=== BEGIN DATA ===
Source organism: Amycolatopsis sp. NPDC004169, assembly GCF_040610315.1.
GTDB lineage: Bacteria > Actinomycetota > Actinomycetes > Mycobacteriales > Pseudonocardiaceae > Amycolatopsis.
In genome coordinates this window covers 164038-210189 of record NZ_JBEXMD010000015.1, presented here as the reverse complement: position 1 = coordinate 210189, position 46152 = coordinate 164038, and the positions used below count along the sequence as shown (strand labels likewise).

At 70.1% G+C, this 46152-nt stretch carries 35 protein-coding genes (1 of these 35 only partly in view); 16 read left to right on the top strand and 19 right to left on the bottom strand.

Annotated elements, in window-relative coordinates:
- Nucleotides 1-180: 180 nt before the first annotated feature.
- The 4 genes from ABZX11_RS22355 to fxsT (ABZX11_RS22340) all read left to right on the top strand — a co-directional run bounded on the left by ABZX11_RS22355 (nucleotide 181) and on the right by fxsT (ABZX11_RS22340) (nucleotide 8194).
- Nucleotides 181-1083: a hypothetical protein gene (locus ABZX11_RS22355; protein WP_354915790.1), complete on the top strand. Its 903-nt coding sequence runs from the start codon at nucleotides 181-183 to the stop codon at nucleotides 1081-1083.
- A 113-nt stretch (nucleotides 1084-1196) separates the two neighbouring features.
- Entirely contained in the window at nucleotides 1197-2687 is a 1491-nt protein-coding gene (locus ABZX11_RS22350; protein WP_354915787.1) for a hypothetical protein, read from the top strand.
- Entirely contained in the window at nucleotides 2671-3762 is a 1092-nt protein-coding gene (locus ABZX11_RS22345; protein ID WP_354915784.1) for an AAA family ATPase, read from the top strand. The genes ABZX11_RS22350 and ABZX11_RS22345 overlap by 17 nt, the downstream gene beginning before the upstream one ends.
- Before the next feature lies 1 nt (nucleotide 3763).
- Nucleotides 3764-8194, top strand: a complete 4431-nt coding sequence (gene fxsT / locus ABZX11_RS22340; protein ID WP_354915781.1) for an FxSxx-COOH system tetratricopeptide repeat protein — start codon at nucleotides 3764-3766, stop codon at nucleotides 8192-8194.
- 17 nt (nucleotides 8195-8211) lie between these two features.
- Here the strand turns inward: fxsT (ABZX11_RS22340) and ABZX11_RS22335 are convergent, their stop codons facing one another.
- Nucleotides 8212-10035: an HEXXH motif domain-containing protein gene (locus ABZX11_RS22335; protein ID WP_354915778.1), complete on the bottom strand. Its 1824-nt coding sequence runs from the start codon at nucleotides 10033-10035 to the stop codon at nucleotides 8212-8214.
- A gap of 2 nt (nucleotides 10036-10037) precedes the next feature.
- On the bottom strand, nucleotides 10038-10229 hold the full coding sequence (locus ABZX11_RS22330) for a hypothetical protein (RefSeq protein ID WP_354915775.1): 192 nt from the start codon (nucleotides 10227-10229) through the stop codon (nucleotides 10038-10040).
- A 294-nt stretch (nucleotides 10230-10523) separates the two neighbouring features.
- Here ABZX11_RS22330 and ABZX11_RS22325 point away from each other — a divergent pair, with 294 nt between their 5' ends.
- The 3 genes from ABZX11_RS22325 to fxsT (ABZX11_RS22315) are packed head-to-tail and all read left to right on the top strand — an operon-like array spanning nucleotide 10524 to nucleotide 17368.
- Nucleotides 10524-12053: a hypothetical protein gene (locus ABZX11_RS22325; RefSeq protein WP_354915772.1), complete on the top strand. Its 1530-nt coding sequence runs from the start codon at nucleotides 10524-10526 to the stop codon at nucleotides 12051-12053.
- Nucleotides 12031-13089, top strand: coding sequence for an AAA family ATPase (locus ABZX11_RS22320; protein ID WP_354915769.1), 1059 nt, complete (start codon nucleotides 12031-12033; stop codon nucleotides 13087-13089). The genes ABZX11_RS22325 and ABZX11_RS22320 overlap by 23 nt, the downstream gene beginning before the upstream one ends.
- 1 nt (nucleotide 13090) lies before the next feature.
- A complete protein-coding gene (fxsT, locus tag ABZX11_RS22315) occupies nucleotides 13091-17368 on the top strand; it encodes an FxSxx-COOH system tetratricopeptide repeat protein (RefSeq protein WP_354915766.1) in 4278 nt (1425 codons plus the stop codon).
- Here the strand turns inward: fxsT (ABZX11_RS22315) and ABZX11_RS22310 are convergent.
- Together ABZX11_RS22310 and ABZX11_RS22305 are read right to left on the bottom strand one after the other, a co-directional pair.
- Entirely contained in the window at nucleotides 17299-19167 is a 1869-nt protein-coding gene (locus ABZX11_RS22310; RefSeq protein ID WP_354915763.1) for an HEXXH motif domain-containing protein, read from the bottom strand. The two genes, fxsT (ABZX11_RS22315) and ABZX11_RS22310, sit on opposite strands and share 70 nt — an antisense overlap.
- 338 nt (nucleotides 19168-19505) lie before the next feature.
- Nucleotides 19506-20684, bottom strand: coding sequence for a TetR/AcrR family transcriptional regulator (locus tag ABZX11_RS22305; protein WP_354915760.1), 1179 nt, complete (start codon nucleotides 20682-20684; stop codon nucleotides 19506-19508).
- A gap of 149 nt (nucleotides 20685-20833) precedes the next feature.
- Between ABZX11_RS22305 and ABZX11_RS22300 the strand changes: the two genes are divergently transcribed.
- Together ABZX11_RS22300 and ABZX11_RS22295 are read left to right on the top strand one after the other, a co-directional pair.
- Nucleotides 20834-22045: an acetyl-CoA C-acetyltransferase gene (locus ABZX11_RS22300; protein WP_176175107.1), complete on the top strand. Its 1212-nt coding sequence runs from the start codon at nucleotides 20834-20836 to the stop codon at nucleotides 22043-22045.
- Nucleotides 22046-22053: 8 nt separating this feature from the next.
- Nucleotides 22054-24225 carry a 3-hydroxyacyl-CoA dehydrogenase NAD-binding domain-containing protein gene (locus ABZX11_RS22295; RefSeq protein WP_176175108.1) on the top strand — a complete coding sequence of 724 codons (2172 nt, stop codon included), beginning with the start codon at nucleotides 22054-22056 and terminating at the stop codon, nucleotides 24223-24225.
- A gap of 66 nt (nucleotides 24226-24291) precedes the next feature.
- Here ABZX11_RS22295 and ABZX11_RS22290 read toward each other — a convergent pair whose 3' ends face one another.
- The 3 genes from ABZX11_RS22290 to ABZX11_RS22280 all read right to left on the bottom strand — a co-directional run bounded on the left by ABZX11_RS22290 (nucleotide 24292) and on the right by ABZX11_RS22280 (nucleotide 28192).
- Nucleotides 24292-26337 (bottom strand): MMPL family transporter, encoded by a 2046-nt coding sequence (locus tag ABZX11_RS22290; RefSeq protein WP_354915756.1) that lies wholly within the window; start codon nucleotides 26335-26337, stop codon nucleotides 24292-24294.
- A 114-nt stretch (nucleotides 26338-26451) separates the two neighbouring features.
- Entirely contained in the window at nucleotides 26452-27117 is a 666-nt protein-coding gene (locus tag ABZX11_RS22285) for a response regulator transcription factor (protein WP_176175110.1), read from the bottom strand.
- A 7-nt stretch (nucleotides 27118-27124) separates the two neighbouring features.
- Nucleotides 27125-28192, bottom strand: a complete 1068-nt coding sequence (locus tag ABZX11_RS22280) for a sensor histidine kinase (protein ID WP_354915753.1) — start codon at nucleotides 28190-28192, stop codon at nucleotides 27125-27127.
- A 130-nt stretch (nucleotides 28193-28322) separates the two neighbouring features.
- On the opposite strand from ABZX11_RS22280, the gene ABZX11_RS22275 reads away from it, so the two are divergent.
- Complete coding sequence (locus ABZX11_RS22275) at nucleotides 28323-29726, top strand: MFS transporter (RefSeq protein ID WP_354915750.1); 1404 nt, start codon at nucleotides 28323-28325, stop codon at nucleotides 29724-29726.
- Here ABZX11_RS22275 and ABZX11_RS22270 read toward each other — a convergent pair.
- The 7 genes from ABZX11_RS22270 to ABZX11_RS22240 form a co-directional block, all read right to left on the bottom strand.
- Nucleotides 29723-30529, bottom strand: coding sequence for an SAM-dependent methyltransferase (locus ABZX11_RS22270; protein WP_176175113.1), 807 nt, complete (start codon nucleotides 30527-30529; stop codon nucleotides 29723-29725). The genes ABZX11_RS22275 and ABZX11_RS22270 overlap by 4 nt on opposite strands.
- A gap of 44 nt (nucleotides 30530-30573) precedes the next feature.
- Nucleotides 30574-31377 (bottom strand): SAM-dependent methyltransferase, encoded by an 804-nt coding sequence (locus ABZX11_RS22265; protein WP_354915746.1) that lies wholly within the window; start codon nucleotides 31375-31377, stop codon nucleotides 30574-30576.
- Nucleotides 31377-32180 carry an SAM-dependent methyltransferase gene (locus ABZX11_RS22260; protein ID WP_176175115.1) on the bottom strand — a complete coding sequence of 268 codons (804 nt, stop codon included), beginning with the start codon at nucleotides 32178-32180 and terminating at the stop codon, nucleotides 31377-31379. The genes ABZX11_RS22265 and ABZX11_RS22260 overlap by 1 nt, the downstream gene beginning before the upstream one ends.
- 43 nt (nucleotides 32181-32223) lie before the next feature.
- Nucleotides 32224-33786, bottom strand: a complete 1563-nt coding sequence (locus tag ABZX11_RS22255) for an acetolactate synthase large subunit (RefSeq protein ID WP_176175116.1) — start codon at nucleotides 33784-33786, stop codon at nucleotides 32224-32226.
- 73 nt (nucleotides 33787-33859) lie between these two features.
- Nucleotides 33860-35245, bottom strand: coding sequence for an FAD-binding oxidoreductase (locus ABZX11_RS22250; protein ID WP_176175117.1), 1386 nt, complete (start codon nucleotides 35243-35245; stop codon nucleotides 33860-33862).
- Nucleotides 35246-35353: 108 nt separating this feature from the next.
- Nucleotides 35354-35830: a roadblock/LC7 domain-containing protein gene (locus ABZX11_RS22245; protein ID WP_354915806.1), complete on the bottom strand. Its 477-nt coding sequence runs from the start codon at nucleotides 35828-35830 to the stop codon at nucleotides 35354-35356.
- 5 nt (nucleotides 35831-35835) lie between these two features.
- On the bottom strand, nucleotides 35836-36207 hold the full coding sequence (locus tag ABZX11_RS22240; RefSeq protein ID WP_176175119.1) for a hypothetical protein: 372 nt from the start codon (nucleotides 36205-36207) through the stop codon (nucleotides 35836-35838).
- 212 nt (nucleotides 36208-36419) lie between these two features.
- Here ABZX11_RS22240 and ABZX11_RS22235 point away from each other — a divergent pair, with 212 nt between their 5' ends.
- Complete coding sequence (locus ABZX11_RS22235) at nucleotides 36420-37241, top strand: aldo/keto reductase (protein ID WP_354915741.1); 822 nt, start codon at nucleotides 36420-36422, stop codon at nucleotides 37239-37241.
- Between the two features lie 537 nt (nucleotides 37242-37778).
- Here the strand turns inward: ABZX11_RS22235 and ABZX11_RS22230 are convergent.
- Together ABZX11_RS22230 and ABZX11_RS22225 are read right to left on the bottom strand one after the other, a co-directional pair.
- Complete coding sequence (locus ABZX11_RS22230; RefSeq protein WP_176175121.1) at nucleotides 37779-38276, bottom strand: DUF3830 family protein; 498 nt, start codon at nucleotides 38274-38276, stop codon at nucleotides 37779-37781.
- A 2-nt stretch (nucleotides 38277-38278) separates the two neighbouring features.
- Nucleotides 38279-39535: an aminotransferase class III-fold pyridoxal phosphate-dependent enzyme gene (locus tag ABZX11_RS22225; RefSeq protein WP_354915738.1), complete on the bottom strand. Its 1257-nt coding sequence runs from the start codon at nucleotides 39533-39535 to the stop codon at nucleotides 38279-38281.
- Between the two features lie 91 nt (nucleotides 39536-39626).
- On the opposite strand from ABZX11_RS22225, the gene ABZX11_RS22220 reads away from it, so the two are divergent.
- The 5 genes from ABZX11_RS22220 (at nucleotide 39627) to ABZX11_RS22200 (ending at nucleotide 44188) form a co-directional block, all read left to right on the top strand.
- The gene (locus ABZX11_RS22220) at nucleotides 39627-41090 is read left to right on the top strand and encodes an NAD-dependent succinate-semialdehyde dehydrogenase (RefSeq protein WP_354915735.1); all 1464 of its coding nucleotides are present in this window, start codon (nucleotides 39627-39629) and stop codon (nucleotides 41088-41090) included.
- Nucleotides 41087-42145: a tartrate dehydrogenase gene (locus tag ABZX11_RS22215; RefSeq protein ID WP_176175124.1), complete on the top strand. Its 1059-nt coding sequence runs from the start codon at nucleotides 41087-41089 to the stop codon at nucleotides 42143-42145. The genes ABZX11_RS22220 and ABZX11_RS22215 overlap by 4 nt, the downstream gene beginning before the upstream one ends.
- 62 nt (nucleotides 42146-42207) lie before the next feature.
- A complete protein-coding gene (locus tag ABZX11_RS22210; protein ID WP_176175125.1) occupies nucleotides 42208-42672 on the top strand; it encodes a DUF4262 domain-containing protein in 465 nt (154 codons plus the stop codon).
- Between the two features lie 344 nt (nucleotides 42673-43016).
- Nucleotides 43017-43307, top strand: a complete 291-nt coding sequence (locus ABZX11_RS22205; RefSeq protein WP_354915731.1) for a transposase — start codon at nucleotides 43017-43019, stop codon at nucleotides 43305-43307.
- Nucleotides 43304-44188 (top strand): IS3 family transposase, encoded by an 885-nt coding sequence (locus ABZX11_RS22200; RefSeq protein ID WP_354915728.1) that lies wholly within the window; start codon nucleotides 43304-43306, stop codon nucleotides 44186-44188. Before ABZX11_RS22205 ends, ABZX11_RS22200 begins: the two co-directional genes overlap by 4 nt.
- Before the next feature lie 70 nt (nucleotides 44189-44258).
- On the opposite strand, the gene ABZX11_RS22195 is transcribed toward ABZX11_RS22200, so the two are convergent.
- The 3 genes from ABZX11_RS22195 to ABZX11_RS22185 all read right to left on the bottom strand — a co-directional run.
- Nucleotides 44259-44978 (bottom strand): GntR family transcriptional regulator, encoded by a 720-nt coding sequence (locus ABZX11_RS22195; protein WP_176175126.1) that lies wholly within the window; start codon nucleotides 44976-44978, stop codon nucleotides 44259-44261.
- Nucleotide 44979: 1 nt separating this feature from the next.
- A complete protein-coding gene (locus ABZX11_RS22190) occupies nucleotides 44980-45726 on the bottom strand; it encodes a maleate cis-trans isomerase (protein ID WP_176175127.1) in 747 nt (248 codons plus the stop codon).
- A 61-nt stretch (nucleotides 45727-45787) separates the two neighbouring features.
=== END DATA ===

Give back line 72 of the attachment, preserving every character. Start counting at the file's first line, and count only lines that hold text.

- On the opposite strand from ABZX11_RS22225, the gene ABZX11_RS22220 reads away from it, so the two are divergent.